Challenges to the Diagnosis and New Classifications

The idea of sexuality as a disease entity was undermined, in part, by a better understanding of sexually transmitted diseases and their sequelae, which came about during the last part of the nineteenth century. The discovery and acceptance of the germ theory also undermined the belief that sexual activity caused ailments such as tuberculosis. Medicine, however, did not abandon its emphasis on the disease potential of nonprocreative sex. It was simply placed in another category.

The latter is usually associated with the efforts of Carl Westphal, professor of psychiatry at the University of Berlin, who was influenced by the German homosexual movement. Led by such individuals as Karl Heinrich Ulrichs (1881) and Karoly Kertbenny (1905), that movement sought to establish that homosexuality was inborn. In 1869 Carl Westphal had published the case histories of a young woman who from her earliest years liked to dress as a boy and of a young man who liked to dress as a woman. From these cases he argued that sexual abnormality was congenital, not acquired. He called the phenomenon "contrary sexual feeling" and insisted that, although neurotic elements were present in such individuals, they were not insane (Bullough 1989).

If the "contrary sexual feeling" was inborn, was it also incurable? Jean Martin Charcot, the director of the Salpetrifcre Hospital, and a colleague had attempted to cure several cases of "contrary sexual instinct" or "sexual inversion" with only modest success and concluded in an 1882 publication that inversion was a constitutional nervous weakness due to hereditary degeneration.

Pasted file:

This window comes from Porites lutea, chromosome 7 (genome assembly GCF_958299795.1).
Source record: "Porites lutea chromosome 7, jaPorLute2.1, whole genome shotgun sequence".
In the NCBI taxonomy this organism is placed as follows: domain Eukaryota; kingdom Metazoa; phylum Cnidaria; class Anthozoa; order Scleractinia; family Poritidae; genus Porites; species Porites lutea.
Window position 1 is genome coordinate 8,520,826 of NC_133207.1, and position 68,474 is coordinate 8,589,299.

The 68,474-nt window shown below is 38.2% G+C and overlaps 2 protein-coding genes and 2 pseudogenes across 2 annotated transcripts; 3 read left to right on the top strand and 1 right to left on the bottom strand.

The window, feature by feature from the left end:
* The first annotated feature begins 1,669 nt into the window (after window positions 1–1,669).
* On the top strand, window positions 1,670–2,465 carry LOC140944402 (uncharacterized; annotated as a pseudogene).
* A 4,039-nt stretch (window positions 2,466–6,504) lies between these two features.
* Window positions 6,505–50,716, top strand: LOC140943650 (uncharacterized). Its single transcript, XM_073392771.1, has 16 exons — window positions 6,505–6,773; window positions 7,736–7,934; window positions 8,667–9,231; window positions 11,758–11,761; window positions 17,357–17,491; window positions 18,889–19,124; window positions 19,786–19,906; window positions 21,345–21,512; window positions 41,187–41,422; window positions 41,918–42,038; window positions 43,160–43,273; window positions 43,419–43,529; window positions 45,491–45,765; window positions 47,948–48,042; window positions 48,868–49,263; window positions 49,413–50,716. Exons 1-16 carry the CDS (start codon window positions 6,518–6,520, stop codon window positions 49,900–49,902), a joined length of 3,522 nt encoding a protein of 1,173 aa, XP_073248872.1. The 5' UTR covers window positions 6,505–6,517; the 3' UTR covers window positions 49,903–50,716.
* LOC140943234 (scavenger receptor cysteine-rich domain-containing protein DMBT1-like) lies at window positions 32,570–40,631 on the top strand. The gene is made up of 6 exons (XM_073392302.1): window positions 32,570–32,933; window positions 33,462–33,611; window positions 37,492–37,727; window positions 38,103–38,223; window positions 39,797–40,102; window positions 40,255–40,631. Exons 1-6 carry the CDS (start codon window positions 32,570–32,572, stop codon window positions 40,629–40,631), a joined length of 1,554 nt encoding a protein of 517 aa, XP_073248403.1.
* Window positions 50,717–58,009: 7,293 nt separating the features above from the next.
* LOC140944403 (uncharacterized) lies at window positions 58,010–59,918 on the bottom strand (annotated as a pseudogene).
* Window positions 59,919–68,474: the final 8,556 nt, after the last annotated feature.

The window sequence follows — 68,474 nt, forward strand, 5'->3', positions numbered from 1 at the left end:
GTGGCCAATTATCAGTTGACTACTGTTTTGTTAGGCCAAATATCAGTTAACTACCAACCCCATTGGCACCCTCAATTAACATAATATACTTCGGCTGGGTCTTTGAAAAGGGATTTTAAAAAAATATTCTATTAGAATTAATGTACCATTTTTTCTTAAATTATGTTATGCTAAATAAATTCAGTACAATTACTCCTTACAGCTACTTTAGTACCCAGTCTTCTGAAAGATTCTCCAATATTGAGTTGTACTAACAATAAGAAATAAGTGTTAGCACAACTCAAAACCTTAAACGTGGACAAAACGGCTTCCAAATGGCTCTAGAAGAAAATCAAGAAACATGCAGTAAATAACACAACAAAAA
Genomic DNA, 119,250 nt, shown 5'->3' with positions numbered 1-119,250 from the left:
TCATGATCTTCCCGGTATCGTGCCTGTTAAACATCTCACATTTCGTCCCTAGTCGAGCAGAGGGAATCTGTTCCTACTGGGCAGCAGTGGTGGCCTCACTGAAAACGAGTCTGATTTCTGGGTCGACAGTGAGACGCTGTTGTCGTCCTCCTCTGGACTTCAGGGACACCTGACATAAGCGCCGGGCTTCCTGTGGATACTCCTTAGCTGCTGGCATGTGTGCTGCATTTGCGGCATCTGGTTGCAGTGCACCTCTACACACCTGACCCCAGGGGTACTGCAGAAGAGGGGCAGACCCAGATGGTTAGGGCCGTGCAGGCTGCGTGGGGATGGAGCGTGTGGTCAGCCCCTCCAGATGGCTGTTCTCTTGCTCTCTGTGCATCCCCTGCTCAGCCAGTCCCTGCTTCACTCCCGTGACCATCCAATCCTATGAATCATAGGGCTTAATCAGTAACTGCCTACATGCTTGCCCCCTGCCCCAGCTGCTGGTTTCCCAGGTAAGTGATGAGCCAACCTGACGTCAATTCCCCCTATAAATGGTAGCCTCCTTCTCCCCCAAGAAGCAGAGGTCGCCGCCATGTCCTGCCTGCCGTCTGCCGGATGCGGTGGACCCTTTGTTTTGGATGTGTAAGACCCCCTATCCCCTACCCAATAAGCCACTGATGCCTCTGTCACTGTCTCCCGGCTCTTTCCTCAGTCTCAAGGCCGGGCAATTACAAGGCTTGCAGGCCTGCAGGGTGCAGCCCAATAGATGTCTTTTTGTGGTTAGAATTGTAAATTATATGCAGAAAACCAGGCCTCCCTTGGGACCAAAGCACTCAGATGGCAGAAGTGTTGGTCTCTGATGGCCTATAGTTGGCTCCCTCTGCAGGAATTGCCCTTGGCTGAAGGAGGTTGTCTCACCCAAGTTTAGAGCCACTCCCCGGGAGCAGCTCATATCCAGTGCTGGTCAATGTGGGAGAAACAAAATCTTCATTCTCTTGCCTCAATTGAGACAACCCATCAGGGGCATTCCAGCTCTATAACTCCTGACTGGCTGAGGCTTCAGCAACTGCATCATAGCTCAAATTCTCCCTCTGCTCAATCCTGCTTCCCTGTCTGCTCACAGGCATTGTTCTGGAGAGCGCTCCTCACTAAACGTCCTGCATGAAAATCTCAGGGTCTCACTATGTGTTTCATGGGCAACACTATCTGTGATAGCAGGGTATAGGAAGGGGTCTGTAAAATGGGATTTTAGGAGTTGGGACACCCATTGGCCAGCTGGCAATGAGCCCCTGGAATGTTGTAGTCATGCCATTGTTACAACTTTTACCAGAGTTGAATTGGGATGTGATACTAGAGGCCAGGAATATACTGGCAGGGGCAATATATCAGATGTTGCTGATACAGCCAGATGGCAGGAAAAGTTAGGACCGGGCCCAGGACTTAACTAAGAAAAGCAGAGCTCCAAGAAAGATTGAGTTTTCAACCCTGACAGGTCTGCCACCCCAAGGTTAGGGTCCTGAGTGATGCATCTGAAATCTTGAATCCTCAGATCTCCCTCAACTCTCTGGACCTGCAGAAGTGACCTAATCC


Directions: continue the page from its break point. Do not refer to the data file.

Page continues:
This concept was further developed by Paul Moreau (1887), who theorized that in addition to the usual senses of sight, hearing, touch, taste, and feeling, humans had a sixth sense, a genital sense that, like the others, could suffer physical or psychic injury without damage to the other senses. This propensity to injury stemmed from either a hereditary taint or a predisposition to perversion provoked by certain other factors such as age, proverty, constitution, temperament, and seasons of the year. The result could be sexual inversion, nymphomania, satyriasis, bestiality, rape, or profanation of corpses. The only way to deal with these individuals so afflicted was to turn them over to asylums, where they could be cared for. Not everyone agreed with this, however.

One of the early researchers who was most important in influencing public opinion was Richard von Krafft-Ebing, whose Psychopathia Sexualis, first published in 1886, remained in print until the 1980s. He combined several prevailing nineteenth-century theories to explain sexual "perversion": (1) the idea that disease was caused by the physical nervous system, (2) the notion that there were often hereditary defects in this system, and (3) the concept of degeneracy. Civilization, he claimed, was possible only because lust had been tempered by altruism and restraint, based on the knowledge that sexual excess weakened the body. The purpose of sex was reproduction, and sexual activities not undertaken with this ultimate purpose in mind were "unnatural practices" and a perversion of the sexual instinct. Though Krafft-Ebing distinguished between innate and acquired perversion, even acquired perversion existed only when there was hereditary weakness in the nervous system, and onanism was a causal factor in this.

Differing from Krafft-Ebing somewhat was Sig-mund Freud (1913, 1922a, 1922b, 1924-50, 1938), his younger and even more influential contemporary. Freud agreed that variant sexual behavior came from misdirected sexual drives, but he held that the cause of the misdirection lay in the nervous system and the mind through which the instinctual drive operated. Though Freud himself paid comparatively little attention to most forms of variant sexual behavior, his followers seized on his concepts to emphasize environmental and accidental causes of variant sexual impulses.